How to grow a maidenhair fern
The preference in aspect and position of your maidenhair depends on whether you're growing it indoors or outdoors. Indoors, they prefer a brightly lit position – though this doesn't mean direct sunlight. Outdoors, however, your maidenhair will need a well shaded and protected spot.
Maidenhair ferns prefer cool climates, but if there's one thing they can't stand, it's fluctuating temperature! So, try to keep the warmth and humidity the same as much as you can. This may involve a bit of trial and error, so don't be afraid to move your maidenhair around (if indoors) to find the right spot.
Most importantly, the soil needs to be well-draining, but it's also good to aim for soil that's slightly acidic with plenty of organic matter. If you're opting for a pot rather than in-ground, choose a good-quality potting mix.
One of the most important rules of maidenhair care is this: do not let your fern dry out. If the soil is left to dry out, the fronds will shrivel and die. Conversely, too much water and your plant will rot! So, aim to keep the soil moist, but not wet, and ensure the soil drains well. If your fern has dried out, it is possible to bring it back to life. Try trimming the fronds way back to soil level, popping it in a shady spot, and keeping it moist.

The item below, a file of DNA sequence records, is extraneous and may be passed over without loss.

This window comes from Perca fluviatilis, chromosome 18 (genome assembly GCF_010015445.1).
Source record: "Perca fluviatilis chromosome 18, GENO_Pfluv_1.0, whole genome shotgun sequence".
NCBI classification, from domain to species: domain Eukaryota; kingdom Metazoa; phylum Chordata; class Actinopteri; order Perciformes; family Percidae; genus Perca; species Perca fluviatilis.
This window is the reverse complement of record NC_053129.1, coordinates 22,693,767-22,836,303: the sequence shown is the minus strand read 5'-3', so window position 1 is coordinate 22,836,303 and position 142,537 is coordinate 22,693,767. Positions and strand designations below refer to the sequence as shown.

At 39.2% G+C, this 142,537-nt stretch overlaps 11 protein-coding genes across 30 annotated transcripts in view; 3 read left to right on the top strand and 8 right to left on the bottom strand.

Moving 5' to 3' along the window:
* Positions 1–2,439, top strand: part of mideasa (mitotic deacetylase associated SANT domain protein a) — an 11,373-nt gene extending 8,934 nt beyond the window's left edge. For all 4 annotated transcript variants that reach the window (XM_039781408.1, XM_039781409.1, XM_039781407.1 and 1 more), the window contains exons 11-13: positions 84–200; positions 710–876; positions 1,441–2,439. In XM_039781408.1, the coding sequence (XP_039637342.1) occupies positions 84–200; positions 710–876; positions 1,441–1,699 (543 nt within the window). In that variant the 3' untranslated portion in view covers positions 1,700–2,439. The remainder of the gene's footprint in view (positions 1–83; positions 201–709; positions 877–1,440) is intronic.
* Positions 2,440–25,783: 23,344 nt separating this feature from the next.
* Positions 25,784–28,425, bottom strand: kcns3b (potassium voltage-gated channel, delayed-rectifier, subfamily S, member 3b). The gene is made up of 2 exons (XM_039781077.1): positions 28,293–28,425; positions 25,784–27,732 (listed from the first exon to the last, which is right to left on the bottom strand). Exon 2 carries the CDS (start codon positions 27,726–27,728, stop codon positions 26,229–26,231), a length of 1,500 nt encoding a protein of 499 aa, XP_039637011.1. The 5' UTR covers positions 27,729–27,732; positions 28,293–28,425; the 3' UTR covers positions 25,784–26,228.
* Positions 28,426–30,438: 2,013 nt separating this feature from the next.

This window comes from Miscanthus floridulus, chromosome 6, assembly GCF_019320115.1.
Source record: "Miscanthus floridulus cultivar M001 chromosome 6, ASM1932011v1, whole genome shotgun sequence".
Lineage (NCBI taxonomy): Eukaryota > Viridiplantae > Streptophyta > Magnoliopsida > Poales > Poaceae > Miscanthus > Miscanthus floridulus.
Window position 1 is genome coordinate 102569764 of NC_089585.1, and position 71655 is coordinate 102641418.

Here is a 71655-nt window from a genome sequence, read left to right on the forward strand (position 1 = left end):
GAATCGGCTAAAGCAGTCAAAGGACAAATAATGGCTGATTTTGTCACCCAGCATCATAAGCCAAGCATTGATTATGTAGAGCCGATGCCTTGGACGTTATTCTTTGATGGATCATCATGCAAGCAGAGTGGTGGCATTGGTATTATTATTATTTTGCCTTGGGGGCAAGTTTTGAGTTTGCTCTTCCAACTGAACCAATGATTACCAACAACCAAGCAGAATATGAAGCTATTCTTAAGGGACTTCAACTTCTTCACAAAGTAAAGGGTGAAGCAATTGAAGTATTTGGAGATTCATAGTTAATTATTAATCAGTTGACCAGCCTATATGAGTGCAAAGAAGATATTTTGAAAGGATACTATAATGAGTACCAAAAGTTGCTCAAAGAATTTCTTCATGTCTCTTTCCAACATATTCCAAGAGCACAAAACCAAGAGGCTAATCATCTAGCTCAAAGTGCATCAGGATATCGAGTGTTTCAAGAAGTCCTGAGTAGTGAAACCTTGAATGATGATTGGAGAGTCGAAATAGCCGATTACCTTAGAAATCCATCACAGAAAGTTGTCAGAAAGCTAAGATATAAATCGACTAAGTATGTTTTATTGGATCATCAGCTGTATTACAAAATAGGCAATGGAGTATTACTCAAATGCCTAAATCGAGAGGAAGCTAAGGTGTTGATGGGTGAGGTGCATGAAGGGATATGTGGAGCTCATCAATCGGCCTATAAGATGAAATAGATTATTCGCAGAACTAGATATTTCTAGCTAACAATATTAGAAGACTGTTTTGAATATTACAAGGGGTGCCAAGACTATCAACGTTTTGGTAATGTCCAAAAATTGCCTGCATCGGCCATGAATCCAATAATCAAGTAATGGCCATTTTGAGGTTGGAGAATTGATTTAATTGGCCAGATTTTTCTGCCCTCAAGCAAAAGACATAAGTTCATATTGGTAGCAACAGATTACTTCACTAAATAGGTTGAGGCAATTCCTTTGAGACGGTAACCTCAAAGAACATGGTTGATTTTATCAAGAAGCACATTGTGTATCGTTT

During warmer months, dose your maidenhair with blood and bones or liquid fertiliser. In the cooler months, pare it back to once during the entire season.
Maidenhair fern pests and disease
While the most common causes of leaf drop and yellowing fronds is neglect or the wrong conditions, there are some pesky insects that can plague your maidenhair fern. Keep an eye out for these annoying pests and treat them with insecticide, physically removing the pests as you go if possible.
- Scale, which appears as brown or black lumps on the stems or leaves
- Mealy bugs, which are white, fluffy insects that look like little pieces of cotton wool
- Aphids, which will cause the fronds to blacken and shrivel
How to propagate a maidenhair fern
Looking to double or even triple your maidenhair? When repotting, use a clean knife to divide the roots, ensuring at least two fronds per part. Then, plant each piece in a new pot with a good-quality potting mix and water well.